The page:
Share Dark Secrets on Your Blog
Do not simply blog about your upcoming concerts; share something more intimate than that. Talk about your experiences, your dirty secrets, your inspiration, your opinions, your problems. Once regular fans read your blog, they’ll sympathize, laugh, and totally become more interested in your band. What most bands don’t realize is that music-lovers want something more than music, they want stories. Learn more blogging tips for musicians so you can make the most out of your blog.
Send Special E-mails
Not all fans are created equal- some are more loyal than the others. You do not want to send them all the same e-mail because the loyal ones SHOULD (and I mean MUST) feel special. They simply want to know they are more appreciated than the guy who only knows your latest hit song. If you want to develop intimacy with your fans, make sure you put them in different categories (the more categories, the better) and send them different e-mails, different web conferences, different concert invites, etc. New fans should receive different e-mails from old fans. Old fans should receive different e-mails from Hardcore fans. Make sure you won’t commit any of these frequently committed e-mail marketing don’ts or else your efforts would be useless.
Develop Shared Symbols
The concept is pretty much the same as naming your fans. Shared symbols allow fans to identify each other and connect. It’s the feeling of being part of a “secret society.” Lady Gaga’s official Little Monster greeting is the outstretched “monster claw” hand. As all Little Monsters know, the clawed hand is part of the choreography in the video of her song “Bad Romance.”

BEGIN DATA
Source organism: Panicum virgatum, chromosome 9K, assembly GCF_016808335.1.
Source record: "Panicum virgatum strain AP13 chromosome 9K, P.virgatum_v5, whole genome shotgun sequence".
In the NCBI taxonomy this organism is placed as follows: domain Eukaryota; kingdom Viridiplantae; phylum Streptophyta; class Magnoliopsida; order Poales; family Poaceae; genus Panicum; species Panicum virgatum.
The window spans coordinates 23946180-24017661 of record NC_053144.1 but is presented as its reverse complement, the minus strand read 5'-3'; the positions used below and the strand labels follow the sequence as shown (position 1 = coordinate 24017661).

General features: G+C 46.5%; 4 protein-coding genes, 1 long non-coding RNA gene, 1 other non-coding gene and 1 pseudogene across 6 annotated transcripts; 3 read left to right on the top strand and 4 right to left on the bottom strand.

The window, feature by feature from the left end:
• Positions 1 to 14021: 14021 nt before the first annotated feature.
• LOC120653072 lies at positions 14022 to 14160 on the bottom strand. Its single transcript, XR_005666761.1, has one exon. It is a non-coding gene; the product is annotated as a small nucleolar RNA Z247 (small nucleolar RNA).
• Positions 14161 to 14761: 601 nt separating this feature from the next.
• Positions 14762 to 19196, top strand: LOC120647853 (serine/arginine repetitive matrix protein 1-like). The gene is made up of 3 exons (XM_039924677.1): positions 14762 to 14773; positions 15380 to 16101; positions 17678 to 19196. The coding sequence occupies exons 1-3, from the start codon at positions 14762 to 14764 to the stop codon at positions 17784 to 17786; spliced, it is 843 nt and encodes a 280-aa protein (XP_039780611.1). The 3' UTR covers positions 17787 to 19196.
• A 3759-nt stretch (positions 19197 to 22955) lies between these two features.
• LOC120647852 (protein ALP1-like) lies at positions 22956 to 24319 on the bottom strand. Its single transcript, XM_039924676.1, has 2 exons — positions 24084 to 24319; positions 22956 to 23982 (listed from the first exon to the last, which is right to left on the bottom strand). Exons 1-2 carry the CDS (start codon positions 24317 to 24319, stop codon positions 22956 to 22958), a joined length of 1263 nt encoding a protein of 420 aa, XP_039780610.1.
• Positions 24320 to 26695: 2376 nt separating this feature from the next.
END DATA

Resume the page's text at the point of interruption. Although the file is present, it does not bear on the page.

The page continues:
Use Loyalty-based Apps to Connect to Your Fans
One example is Flowd. It lets you chat directly to your fans, promote gigs, and throw contests. You can sync Flowd to Facebook and Twitter for easy management of your social networks. If you are an artist, you can sign yourself into Flowd with an artist profile on: flowd.com/artist_registration.
Play in Smaller Venues
Develop intimacy by playing in more intimate venues like art galleries, book stores, smaller bars or in the living room of one of your loyal fans (hey, great idea for a contest). Try to invite the more loyal fans and make sure you connect with them by sharing stories, giving some merch, giving free pizza, etc.